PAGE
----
Confessions of A National Review Editor: Conservatives Have Abandoned Both “Originalism” and “Judicial Restraint”

In a powerful and courageous op-ed in this morning’s NY Times, Ramesh Ponnuru – senior editor of the staunchly-conservative National Review – concedes the central point we at CAC have been making since our inception: many central planks of the conservative legal agenda cannot be squared with the text and history of the Constitution.

Ponnuru’s piece also identifies the emptiness of the conservative claim that Supreme Court nominee Sonia Sotomayor is a “judicial activist” based on her rulings in race cases such as Hayden v. Pataki (a Voting Rights Act case involving New York’s felon disenfranchisement law) and Ricci v. DeStefano (a case brought by New Haven firefighters invoking the Equal Protection Clause). As Ponnuru explains, when it comes to race cases and the Constitution, “too many conservatives abandon both originalism and judicial restraint.”

A perfect example of this came just yesterday. As CAC’s Judith Schaeffer chronicled in a post here, Sen. Jeff Sessions (R-AL), ranking Republican of the Senate Judiciary Committee, took to the Senate floor yesterday and had the audacity to criticize Judge Sotomayor for following the plain text of the Voting Rights Act in the Hayden case. (The horrors!) Senator Sessions recognized that Judge Sotomayor would defend her action as a “strict construction” of the VRA – indeed, in her opinion itself Judge Sotomayor states plainly that “it is the duty of a judge to follow the law, not to question its plain terms” – but that wasn’t enough for Senator Sessions, who wanted a “fair” construction (i.e., one that he likes) that would exclude felon disenfranchisement laws from the reach of the VRA.

Ponnuru makes a similar critique of a dissenting opinion issued by Justice Clarence Thomas earlier this week in NAMUDNO v. Holder, advocating that the Court should strike down a separate provision of the Voting Rights Act. Channeling assertions made by CAC in our brief in that case, and in our associated report on congressional enforcement powers, Ponnuru writes:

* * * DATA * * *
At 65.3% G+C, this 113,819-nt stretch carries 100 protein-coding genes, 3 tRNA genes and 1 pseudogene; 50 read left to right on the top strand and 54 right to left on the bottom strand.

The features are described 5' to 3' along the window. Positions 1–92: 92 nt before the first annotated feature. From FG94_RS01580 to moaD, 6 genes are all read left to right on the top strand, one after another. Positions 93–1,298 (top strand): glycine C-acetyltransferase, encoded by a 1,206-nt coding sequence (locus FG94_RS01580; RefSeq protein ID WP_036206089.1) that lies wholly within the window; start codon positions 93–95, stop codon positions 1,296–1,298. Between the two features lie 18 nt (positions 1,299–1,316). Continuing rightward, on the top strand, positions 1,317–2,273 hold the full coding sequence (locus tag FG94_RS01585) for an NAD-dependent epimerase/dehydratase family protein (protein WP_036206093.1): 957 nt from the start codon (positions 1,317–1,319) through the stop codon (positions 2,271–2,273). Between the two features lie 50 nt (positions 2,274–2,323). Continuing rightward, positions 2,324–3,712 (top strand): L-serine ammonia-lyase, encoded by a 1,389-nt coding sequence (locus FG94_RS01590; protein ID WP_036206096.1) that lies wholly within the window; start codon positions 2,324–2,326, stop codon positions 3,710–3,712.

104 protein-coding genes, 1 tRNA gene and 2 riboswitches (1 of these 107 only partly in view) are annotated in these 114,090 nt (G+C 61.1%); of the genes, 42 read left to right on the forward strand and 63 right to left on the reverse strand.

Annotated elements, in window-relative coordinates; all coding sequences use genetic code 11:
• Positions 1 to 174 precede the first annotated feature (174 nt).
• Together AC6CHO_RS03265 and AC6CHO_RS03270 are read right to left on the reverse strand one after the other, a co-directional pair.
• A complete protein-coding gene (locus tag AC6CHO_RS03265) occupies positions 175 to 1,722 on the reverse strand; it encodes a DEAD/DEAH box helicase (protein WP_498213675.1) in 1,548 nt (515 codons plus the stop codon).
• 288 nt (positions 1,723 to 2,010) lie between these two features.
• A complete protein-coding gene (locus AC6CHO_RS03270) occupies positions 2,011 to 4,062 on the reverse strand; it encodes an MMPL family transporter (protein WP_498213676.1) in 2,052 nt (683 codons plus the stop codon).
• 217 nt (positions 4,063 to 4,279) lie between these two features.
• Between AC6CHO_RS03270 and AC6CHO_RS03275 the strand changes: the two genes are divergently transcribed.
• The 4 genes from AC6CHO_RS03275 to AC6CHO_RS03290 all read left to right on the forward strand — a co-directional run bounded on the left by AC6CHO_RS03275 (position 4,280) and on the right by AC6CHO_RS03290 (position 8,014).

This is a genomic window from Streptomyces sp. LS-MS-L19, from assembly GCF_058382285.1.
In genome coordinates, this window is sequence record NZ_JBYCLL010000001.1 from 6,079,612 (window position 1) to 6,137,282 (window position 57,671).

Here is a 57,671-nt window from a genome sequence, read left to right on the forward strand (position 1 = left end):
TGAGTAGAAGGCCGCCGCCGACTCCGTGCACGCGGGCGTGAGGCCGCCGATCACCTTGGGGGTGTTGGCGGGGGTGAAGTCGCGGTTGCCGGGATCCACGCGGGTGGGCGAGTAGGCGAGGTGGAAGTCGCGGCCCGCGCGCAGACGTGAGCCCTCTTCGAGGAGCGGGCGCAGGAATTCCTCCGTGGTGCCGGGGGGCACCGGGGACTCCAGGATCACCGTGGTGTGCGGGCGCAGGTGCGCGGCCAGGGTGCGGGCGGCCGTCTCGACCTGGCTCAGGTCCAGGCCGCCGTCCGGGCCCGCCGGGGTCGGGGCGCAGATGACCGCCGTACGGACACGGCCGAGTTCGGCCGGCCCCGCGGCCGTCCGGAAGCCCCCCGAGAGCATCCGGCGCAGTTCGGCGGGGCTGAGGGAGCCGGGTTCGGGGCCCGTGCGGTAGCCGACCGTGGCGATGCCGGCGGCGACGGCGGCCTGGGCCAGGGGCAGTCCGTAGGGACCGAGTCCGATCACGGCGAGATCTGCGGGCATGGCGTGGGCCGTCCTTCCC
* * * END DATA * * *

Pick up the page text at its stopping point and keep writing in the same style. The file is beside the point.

It is hard to believe that, back in 1870, [the ratifiers of the 15th Amendment] wished to empower courts to determine which voting rights laws were necessary…. To invalidate laws without a strong argument that the Constitution requires doing so is precisely what conservatives usually mean by “judicial activism.”

Similarly, as Ponnuru notes (and CAC’s Elizabeth Wydra recently explained in exhaustive detail), widespread conservative condemnation of Judge Sotomayor’s decision in Ricci v. DeStefano on the grounds it constituted judicial activism is deeply misguided. In that case, Sotomayor joined a unanimous Second Circuit panel in rejecting Frank Ricci’s claim for a simple reason: New Haven had a pretty compelling argument that it had to scrap the promotion exam passed by Mr. Ricci because the exam had a severely disproportionate impact on minority test-takers and therefore may have run afoul of federal employment discrimination law. Ponnuru writes:

Mr. Ricci probably deserved his promotion and had a right to his day in court. But contrary to what many conservatives insist, that does not mean he should win the case. The legal arguments for his position… are not absurd: they include reasonable readings of Supreme Court precedent. They just aren’t originalist arguments.

To conclude that New Haven acted unconstitutionally is to assume that the Constitution’s 14th Amendment mandated a policy of strict colorblindness by state and local governments. Maybe it should have. But the historical evidence that it did is weak. Certainly the conservatives on the Supreme Court have not tried to argue that it did: originalist analysis has been notably absent from their opinions in affirmative-action cases.

These are bold words from a conservative leader, deserving of our applause.